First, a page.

Last Updated on May 20, 2021 by Legal Team
Can you file a misdiagnosis claim against your doctor?
In 2019, a 15-year-old girl was awarded $9.6 million by a Berks County jury in Pennsylvania. The doctors had failed to diagnose early symptoms of cancer that could have meant a significant chance of survival had she been diagnosed in a timely fashion.
Life does not give us too many warnings. When a doctor fails to identify problems correctly or does not fully identify the extent of the underlying diagnosis of a patient, an obvious medical warning has been missed.
This unfortunate misdiagnosis can have drastic and even fatal consequences for the patient. Some reports state that around 12 million people in the US are affected by diagnostic errors annually. Furthermore, 33% of misdiagnosed cases result in severe damage or death.
Can a patient sue his doctor in such a circumstance? Yes.
Here are some basics you should consider if you are facing a potential misdiagnosis claim.
What is a misdiagnosis?
Simply put, misdiagnosis means incorrectly diagnosing an illness. It can have severe adverse effects for the patient – by worsening an existing medical condition, requiring unnecessary treatment (for the misdiagnosed condition), or delaying the treatment for the actual diagnosis. In certain instances result may be fatal as well.
Some common examples of misdiagnosed diseases include lupus, Parkinson’s, and fibromyalgia, which are confused for conditions that share similar symptoms.
How does misdiagnosis occur?
Misdiagnosis occurs for various reasons, including but not limited to:
- Not spending enough time with patients
- Lack of requisite devices
- Failure to order the required tests
- Inaccurate interpretation of test results
- Not referring patients to specialists
Proving misdiagnosis in a court
Proving misdiagnosis requires four elements:
- There was a doctor-patient relationship, whereby the doctor owed the patient a duty of care.
- The doctor breached this duty, such that any other reasonably competent doctor would have correctly diagnosed the disease.
- The misdiagnosis harmed the patient (physical, monetary, etc.).
- The harm was directly related to the breach.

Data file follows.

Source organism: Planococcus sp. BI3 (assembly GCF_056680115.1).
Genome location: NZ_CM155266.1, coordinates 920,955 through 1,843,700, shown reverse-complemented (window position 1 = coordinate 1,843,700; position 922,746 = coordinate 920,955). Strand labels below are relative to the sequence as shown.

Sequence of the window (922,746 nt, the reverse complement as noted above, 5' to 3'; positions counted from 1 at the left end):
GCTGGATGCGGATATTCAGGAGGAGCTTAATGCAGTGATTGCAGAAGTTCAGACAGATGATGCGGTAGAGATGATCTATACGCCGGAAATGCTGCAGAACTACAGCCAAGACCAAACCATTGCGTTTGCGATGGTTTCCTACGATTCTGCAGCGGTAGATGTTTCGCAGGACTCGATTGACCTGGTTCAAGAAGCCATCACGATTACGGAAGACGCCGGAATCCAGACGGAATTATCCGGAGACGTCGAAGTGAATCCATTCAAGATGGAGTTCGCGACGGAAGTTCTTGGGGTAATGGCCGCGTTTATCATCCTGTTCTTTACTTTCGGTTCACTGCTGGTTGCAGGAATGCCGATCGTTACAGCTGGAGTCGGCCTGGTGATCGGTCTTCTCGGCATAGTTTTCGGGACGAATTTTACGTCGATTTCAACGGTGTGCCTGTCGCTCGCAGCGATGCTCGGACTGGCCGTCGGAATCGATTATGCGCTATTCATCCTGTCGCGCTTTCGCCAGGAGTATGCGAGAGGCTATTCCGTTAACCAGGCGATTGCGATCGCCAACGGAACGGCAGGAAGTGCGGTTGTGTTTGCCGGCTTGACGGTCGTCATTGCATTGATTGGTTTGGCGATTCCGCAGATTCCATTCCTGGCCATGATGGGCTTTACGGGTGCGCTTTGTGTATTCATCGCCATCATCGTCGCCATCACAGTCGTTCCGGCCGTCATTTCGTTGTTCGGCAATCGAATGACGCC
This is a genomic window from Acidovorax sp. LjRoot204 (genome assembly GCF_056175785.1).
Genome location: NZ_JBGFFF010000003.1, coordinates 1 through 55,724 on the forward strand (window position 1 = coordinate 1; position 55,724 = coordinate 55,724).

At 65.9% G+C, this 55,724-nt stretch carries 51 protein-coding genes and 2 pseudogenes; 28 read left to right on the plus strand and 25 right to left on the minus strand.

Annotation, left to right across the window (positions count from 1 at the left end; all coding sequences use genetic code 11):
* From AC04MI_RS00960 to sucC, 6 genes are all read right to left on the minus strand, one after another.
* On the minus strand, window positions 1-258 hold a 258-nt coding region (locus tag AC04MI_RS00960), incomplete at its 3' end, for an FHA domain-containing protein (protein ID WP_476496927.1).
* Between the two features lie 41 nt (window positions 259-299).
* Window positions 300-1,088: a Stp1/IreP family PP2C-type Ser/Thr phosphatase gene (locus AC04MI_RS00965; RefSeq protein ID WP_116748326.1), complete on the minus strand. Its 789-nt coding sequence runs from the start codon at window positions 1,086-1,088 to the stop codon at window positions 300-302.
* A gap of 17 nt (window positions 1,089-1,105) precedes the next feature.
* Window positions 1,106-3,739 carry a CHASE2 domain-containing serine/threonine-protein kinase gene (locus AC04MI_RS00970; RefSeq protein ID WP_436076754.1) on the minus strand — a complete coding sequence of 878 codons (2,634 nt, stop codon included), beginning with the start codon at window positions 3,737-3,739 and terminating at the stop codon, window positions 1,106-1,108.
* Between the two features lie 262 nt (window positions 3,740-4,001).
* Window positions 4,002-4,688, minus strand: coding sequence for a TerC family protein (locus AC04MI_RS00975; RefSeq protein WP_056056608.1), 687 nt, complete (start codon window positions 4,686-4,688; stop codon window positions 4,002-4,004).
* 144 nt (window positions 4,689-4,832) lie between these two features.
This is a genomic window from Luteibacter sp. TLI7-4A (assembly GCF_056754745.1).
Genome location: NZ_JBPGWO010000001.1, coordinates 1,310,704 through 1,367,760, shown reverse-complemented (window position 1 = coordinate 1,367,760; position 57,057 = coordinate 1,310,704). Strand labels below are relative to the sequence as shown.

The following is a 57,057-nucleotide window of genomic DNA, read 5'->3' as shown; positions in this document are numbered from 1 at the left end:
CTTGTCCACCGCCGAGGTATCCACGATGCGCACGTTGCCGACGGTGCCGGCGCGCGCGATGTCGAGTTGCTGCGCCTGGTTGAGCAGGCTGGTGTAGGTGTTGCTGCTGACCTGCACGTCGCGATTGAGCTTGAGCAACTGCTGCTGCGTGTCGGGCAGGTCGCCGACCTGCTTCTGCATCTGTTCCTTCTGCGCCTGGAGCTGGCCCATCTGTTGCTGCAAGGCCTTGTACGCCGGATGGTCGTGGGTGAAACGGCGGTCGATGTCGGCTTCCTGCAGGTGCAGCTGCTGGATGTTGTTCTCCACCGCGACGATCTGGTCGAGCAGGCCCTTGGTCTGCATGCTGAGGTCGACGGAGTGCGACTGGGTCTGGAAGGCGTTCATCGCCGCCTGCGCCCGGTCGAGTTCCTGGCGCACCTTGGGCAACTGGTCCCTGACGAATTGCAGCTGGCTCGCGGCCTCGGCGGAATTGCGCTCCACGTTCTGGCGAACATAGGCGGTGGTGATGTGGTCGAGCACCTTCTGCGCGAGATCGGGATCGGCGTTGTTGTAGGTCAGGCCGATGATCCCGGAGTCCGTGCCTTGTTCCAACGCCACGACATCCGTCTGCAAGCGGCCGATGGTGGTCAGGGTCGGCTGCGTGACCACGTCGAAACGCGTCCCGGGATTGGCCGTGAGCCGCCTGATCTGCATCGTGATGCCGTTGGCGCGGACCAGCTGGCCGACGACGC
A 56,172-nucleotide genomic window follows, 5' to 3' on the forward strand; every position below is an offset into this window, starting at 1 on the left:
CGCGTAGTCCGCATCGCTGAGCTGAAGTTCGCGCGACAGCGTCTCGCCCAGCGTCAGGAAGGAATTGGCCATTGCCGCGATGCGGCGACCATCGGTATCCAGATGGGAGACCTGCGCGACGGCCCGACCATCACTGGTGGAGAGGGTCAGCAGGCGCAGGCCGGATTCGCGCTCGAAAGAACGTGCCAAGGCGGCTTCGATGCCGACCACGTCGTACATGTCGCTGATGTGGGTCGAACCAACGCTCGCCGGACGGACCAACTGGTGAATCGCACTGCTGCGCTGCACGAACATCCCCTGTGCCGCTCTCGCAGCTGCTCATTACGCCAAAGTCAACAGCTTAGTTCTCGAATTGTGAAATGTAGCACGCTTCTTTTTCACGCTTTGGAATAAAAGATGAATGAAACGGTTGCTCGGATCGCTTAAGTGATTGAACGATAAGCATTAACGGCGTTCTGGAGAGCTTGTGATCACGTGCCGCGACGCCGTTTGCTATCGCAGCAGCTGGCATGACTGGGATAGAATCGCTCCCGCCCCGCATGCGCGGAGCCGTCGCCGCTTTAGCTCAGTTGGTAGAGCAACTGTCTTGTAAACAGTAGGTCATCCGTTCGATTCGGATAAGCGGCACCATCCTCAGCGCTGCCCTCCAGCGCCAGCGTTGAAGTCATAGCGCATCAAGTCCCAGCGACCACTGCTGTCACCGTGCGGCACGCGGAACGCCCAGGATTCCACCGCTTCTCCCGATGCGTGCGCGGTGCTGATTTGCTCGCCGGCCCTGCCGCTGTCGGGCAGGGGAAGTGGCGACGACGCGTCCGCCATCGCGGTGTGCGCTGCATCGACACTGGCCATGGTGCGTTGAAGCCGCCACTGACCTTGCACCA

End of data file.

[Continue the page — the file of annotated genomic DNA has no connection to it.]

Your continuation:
Note that doctors are not held responsible for all diagnostic errors. If the doctor can prove that they adhered to the reasonable standard of care, the lawsuit may not result in a misdiagnosis verdict.
What can you do to avoid a misdiagnosis?
Here are some tips to reduce the chances of a misdiagnosis:
- Try to research the medical professional and the medical problem beforehand.
- Speak freely and frankly with the doctor during the consultation.
- Ask questions if there are any concerns.
- If you still feel that something is off, trust your instincts and consider looking for a second opinion.
Finding expert witnesses to prove your case
Proving misdiagnosis in a court of law may require a qualified expert witness to testify that the doctor in question misdiagnosed the patient, did not meet the standard of care, and the misdiagnosis caused the patient harm.
Statute of Limitations
Another compliance aspect to keep in mind is the period within which the lawsuit needs to be filed. Each state has its own statute of limitations, which means that you will need to file a legal claim within a certain period of time from the misdiagnosis. This period is generally two years but can differ on a state and case basis. Consult an experienced medical malpractice lawyer for more information on this.
Finding the right medical misdiagnosis lawyer
A key aspect in receiving compensation in any personal injury lawsuit is choosing a well-equipped and experienced attorney. Thankfully, there are many medical misdiagnosis attorneys that can represent you. They understand the dynamics of these types of cases and will be able to walk you through each step of the process.
Medical doctors are a necessary part of our well-being. the vast majority of the time, these medical professionals act in our best interest and help us live our lives to their fullest. However, in case of a misdiagnosis or other medical malpractice, make sure to be compensated appropriately.